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Use functions in a WHERE statement to filter observations

 6 months ago
source link: https://blogs.sas.com/content/iml/2022/07/06/use-functions-where-statement.html
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Use functions in a WHERE statement to filter observations

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Many people know that you can use "WHERE processing" in SAS to filter observations. A typical use is to process only observations that match some criterion. For example, the following WHERE statement processes only observations for male patients who have high blood pressure:

WHERE Sex='Male' & Systolic > 140;

In this statement, a character variable (SEX) is tested for equality with a specified value, and a numerical variable (SYSTOLIC) is tested for inequality. Most people know that you can use operators (such as '=' and '>') to filter observations, but did you know that SAS also supports using functions as part of a WHERE statement? This article gives a few quick examples and discusses a neat trick that you can use when you want to filter observations, but you cannot use a WHERE statement directly.

Where can you use WHERE?

In SAS, there are four ways to perform WHERE processing:

  • The WHERE= data set option: This option is places after the name of the data set when you use the SET statement the DATA step or the DATA= option in a procedure. The WHERE= option reads only the observations that satisfy the criteria.
  • The WHERE statement: This global statement filters observations that have been read into the DATA step or procedure. The WHERE statement filters those observations. Only the observations that satisfy the criteria are processed by the procedure.
  • In a WHERE clause in the SQL procedure or in PROC IML. A WHERE clause might not support the full range of operators and functions that are supported in the WHERE statement.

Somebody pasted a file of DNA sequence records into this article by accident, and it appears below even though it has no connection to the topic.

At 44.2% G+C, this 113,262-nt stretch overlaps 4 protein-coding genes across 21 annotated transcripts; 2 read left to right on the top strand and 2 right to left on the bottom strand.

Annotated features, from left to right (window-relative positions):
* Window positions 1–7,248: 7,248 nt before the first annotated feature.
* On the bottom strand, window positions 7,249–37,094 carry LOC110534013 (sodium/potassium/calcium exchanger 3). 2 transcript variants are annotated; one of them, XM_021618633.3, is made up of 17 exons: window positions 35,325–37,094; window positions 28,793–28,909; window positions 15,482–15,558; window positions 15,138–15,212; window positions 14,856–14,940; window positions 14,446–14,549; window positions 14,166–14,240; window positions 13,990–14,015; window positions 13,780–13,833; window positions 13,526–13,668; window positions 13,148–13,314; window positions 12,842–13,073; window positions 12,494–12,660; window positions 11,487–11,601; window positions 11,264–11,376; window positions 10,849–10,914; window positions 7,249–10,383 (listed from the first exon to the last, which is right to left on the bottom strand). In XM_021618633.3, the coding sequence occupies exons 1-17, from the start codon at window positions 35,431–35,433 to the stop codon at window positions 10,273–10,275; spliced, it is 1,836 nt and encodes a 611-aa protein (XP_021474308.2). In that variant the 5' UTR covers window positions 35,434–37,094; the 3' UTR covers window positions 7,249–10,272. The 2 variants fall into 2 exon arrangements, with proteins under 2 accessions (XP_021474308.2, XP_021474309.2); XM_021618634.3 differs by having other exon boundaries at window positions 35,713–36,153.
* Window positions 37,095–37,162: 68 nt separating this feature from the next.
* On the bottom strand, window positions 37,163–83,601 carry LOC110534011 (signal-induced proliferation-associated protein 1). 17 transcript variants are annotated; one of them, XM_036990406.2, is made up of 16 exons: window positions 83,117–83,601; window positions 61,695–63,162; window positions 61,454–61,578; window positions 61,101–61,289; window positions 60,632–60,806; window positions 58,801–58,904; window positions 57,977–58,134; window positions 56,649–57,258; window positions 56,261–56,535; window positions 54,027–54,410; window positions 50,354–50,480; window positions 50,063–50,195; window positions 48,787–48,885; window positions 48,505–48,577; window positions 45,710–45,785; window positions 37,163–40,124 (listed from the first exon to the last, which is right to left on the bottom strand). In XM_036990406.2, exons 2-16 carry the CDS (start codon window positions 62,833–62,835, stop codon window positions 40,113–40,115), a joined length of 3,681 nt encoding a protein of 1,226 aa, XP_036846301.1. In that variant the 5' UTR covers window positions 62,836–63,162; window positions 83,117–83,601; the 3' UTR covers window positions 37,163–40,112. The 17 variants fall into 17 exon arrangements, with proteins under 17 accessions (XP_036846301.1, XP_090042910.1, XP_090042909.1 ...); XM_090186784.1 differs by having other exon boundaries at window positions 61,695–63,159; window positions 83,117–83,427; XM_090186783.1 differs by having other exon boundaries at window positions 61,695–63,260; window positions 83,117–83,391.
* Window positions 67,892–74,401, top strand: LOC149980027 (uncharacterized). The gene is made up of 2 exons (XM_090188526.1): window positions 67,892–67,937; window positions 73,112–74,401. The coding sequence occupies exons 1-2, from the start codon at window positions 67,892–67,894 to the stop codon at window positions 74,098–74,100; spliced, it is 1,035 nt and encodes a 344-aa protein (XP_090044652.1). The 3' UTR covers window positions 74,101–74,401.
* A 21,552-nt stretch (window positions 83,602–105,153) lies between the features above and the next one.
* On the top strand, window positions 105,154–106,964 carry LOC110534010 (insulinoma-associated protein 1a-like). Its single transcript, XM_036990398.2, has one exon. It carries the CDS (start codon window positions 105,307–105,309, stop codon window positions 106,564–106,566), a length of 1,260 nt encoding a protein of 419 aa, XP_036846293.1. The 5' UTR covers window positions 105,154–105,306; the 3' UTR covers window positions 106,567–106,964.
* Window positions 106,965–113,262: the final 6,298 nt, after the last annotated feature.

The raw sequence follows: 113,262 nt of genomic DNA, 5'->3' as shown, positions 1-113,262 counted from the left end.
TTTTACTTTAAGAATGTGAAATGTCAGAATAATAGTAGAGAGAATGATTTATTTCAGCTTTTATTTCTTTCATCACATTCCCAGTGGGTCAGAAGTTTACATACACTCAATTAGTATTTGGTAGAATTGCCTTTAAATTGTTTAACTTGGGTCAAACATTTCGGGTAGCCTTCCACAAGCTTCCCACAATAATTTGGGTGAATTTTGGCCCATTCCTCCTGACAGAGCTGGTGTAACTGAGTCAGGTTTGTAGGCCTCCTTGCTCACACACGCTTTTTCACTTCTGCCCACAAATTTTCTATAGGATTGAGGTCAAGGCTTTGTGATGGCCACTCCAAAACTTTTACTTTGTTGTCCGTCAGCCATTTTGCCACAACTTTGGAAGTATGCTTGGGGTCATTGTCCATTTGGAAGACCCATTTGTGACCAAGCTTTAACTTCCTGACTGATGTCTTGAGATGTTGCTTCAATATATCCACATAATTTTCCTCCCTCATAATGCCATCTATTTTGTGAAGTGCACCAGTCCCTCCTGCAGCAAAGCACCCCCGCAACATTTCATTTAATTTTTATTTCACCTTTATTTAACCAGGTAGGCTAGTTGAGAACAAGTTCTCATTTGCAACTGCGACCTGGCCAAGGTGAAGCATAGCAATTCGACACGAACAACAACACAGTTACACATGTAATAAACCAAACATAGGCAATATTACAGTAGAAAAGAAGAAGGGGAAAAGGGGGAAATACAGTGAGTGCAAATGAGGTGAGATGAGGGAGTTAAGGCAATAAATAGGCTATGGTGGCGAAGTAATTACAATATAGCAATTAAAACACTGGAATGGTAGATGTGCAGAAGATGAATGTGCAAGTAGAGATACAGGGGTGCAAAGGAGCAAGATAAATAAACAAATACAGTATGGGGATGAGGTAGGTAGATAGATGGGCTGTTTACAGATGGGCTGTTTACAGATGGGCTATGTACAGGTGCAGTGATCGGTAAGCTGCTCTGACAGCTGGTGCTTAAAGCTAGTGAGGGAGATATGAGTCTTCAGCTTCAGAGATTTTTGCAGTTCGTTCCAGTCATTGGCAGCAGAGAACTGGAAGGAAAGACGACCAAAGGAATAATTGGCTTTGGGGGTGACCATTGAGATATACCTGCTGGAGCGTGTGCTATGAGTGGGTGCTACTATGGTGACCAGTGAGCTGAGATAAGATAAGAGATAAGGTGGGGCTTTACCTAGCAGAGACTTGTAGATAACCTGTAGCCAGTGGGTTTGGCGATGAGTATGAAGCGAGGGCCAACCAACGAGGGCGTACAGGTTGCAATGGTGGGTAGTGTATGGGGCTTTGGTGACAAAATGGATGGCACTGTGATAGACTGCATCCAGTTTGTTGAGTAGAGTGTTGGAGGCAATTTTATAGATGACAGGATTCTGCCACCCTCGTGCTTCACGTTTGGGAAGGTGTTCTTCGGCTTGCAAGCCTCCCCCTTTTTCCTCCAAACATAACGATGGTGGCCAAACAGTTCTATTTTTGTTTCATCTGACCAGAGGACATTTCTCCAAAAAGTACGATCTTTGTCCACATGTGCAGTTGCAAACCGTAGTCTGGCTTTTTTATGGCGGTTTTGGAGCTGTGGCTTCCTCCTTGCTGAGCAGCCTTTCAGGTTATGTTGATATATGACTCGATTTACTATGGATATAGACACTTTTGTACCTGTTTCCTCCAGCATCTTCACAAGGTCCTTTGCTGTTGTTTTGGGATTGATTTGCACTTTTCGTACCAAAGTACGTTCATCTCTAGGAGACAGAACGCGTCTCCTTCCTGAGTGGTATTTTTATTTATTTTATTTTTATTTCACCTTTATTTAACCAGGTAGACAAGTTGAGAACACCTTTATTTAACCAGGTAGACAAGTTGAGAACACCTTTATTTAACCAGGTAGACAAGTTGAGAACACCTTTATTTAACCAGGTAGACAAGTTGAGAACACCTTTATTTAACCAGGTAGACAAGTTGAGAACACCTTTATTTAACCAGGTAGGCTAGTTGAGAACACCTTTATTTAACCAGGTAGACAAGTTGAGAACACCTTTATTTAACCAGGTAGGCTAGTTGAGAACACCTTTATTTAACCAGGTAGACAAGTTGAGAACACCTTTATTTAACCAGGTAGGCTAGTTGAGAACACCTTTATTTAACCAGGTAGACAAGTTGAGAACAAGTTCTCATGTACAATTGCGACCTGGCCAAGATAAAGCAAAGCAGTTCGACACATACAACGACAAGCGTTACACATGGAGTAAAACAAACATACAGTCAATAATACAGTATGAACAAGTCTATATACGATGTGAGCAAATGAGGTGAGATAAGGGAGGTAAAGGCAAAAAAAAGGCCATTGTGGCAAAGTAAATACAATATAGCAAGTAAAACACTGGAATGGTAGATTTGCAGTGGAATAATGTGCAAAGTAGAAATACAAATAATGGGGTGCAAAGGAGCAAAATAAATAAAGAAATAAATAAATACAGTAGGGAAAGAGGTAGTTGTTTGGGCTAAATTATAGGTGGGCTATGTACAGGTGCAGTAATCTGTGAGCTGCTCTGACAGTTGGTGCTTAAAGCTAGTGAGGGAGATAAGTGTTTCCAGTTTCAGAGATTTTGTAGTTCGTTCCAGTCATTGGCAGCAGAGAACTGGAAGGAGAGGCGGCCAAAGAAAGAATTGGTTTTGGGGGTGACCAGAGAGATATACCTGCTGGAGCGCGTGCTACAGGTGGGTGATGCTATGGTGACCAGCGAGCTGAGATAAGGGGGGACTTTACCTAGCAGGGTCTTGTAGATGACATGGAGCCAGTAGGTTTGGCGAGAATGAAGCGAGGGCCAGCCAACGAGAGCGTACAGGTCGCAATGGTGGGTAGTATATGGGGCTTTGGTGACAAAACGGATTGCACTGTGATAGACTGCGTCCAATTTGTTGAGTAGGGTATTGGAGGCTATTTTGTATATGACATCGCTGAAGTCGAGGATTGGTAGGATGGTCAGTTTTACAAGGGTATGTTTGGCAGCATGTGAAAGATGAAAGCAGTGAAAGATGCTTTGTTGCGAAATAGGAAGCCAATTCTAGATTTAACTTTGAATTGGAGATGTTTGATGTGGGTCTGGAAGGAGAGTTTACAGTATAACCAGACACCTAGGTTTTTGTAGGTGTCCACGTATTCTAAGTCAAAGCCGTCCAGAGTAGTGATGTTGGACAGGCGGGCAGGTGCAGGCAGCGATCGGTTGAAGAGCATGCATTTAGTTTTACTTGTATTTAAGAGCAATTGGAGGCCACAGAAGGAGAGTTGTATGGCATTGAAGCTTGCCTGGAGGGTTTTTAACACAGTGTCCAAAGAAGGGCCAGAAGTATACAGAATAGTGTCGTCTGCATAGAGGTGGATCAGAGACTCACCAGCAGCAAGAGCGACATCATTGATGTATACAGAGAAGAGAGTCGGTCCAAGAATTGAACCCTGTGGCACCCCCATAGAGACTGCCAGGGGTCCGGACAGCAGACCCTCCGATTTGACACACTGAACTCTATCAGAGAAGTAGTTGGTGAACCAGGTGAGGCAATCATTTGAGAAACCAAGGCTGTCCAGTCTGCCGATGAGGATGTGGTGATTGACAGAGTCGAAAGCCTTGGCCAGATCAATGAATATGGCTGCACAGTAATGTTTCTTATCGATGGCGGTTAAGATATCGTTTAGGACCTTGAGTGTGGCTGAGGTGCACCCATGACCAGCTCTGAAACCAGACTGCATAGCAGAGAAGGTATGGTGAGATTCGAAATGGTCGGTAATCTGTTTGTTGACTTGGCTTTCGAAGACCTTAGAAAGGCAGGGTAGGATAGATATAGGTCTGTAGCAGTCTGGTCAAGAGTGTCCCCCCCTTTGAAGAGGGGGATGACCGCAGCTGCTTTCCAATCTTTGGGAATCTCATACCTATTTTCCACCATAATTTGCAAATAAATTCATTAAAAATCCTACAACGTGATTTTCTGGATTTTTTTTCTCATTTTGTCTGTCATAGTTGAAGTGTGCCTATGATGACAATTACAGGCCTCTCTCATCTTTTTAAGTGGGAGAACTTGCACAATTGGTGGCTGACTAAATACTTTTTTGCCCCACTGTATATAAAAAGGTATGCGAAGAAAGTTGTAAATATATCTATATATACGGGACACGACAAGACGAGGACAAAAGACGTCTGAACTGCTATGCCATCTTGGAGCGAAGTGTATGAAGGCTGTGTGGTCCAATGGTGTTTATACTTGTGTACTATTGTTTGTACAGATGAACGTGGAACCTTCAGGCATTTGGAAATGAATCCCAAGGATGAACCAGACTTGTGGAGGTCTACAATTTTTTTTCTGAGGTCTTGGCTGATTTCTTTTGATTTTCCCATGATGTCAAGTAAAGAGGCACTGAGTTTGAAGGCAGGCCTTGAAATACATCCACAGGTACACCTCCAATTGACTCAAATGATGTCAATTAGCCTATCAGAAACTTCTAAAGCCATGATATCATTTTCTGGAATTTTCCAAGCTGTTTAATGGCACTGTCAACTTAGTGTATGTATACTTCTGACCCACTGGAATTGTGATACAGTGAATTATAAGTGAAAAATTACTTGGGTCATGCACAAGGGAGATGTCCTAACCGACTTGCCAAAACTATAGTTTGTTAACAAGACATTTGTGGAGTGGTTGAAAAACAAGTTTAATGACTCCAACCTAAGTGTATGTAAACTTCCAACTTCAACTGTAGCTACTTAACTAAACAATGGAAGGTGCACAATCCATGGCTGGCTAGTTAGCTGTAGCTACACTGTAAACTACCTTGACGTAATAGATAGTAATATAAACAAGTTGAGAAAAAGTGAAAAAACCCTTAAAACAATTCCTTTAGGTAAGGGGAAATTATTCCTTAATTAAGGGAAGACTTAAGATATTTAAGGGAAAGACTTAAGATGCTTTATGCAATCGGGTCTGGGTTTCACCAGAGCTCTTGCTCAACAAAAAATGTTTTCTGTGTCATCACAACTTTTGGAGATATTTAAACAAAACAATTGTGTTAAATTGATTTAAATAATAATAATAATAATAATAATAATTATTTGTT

• Use a DATA step view to create an indicator variable. In a subsequent call to a procedure, use a WHERE statement to process observations for which the indicator variable has a specific value. Technically, this is not truly WHERE-processing, but it is a very useful technique, so I want to include it in this list.

The WHERE statement and the WHERE= data set option support similar options. The examples in this article use the WHERE statement, but the examples work equally well if you use the WHERE= data set option. For brevity, I will primarily refer to "the WHERE statement" and will show only one example that uses the WHERE= data set option.

The SAS documentation includes a chapter about WHERE-expression processing, which I will refer to as "WHERE processing." The doc spends many pages describing many special-purpose operators that you can use in WHERE statements. However, it only briefly mentions that you can use many function calls as well.

Using operators and functions in a WHERE statement

Before discussing functions, I want to point out that you can use arithmetic operators: plus, minus, multiplication, and so forth) in a WHERE statement. For example, the following statements use arithmetic operators to include only certain observations:

data Have2;
set sashelp.heart;
where Systolic - Diastolic     > 60    /* wide pulse pressure */
    & weight / height**2 * 703 > 25;   /* BMI > 25 */
run;

The resulting data set contains only observations (patients in a heart study) for which the difference between the systolic and diastolic blood pressure is large, and for which the patient's body-mass index is also large.

The previous statements do not call any SAS functions in the WHERE statement. The most popular functions are probably string-manipulation functions such as the SUBSTR and SCAN functions. These functions enable you to filter observations according to the value of one or more character variables. The following example uses the UPCASE and SUBSTR functions to test whether the first two characters of the SEX variable indicate that the patient is male. The function calls will match strings like 'male', 'Male', and 'MALE'. For fun, I also show that you can use the SQRT function, which performs a square-root operation.